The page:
About 8,000 animals were acquired for use in education by 25 U.S. veterinary schools or colleges during the 2004 academic year, Dr. Willems reported. About 40 percent were farm animals and 32 percent were dogs, while roughly 2 percent were cats.
After looking at the numbers, Dr. Willems delved into some of the regulatory issues associated with the use of these animals. He presented attendees with a list of concerns—related to compliance with the AWA—that were reported by inspectors who visit the veterinary schools and colleges on a regular basis. He mentioned that some of the concerns reported were not actual noncompliance situations, but were situations that may lead to noncompliance.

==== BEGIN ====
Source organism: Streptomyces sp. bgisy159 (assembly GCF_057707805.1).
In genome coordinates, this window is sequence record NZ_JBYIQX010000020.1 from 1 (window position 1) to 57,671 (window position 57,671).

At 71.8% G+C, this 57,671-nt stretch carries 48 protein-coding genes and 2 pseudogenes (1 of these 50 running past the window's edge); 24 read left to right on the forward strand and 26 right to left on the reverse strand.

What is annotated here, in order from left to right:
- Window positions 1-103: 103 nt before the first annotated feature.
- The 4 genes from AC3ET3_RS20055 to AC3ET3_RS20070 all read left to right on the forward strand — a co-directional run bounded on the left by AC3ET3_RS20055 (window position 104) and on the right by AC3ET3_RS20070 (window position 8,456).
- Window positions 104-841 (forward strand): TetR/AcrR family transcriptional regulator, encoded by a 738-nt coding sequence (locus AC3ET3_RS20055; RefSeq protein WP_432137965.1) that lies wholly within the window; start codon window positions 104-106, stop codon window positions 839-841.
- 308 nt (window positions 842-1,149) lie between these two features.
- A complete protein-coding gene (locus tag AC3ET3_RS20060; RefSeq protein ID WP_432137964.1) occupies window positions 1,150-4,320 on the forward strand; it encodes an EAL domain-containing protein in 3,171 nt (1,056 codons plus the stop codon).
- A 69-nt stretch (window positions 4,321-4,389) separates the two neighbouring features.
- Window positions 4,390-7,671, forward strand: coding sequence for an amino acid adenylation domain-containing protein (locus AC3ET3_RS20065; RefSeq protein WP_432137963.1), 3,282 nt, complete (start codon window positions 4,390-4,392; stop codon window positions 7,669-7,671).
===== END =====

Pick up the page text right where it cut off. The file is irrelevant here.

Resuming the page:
Inadequate funding is one situation at a veterinary school or college that could cause compliance problems, because it leads to inadequate animal facility maintenance, Dr. Willems said. Other potential problems are improper training of animal care personnel and inadequate authority for responsible persons, such as the attending veterinarian, regarding interdepartmental issues. Course instructors changing teaching protocols involving animal use without approval of the Institutional Animal Care and Use Committee could also result in noncompliance.